Every voter in Pinal County to receive new voter ID cards after redistricting shuffles Arizona electoral map

Jeff Kronenfeld

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People heading into the Eloy City Hall polling location.(Courtney Pedroza/Getty Images)

By Jeff Kronenfeld / NewsBreak Pinal County, AZ

(Pinal County, AZ) Recently, Pinal County voters started finding something new inside their mailboxes.

Mixed with all the letters, bills, and endless piles of junk mail are voter ID cards containing important information about voter precincts and congressional, legislative, supervisor, and judicial districts.

Due to a delay in releasing 2020 census data, this decade’s constitutionally required congressional and legislative redistricting process got off to a late start. Since districts must be roughly equal in size, as population shifts, so too must the number and shape of districts.

For the first time in seven decades, Arizona failed to increase its congressional delegation, meaning the state continues to hold just nine seats in the U.S. House of Representatives.

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A map of Arizona's nine congressional districts.(Arizona Independent Redistricting Commission)

New congressional and legislative districts

Since state voters passed Proposition 106 in 2000, the Arizona Independent Redistricting Commission has handled the state's redistricting.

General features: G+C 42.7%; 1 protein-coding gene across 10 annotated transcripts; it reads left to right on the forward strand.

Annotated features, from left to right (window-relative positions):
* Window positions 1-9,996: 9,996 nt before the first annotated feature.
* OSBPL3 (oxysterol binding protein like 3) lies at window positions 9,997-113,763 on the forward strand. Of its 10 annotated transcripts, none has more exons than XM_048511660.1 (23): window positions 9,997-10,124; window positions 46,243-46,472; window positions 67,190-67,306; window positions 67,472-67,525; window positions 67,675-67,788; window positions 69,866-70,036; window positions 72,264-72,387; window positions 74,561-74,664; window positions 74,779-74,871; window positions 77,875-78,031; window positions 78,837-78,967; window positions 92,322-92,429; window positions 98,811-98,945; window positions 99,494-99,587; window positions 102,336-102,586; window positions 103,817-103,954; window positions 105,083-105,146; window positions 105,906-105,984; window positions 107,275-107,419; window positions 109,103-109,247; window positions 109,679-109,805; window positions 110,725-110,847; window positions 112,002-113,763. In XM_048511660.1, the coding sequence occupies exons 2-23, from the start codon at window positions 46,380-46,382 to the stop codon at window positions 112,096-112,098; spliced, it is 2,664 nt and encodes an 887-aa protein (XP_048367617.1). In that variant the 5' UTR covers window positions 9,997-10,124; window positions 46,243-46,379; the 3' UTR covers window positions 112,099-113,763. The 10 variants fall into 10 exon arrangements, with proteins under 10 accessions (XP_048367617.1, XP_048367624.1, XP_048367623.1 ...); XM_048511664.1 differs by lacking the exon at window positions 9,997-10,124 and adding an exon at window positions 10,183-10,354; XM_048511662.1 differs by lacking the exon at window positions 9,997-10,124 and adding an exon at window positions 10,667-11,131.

The AIRC is required to create compact and contiguous districts of roughly equal size. In addition, they must respect communities of interest, create competitive districts when not a detriment to other goals, and incorporate visible geographic features like town, city, and county boundaries.

Finally, the AIRC must comply with the Voting Rights Act of 1965, though this provision has been curtailed by a series of U.S. Supreme Court rulings and state laws.

The Republican commissioners — David Mehl and Douglas York — joined with the one nonpartisan commissioner — Erika Neuberg — to enact the new borders for the state's congressional and legislative districts on Jan. 24. They outvoted the Democratic commissioners — Shereen Lerner and Derrick Watchman — who opposed the plans.

Formerly divided three ways, the AIRC splintered Pinal County between four congressional districts.

Much of the county’s northwest portion was grouped into the 2nd Congressional District with Gila, Yavapai, Coconino, Navajo, and Apache County.

The 5th Congressional District lumped Apache Junction and San Tan Valley with parts of Maricopa County. Next, the AIRC merged Pinal's southeast corner with five other counties into the 7th Congressional District. Finally, they tacked Pinal's southwestern portion onto the 6th Congressional District with Greenlee County and parts of Pima, Cochise, and Graham County.

Pinal County also went from having six legislative districts to seven.

Pinal County Board of Supervisors Vice-Chairman Jeff Serdy expressed concerns about the AIRC’s process. `

“It almost felt like whoever was in charge wanted to eliminate certain House and Senate seats,” Serdy said.

However, Pinal County Board of Supervisors Chairman Jeffrey McClure had a different outlook.

“I don't have any issues with the way the AIRC worked,” McClure said. “That's open to anybody's opinion, whether they like it or they don't like it, because they cross county lines and funny boundaries, and the AIRC, that's a tough job that I would not want.”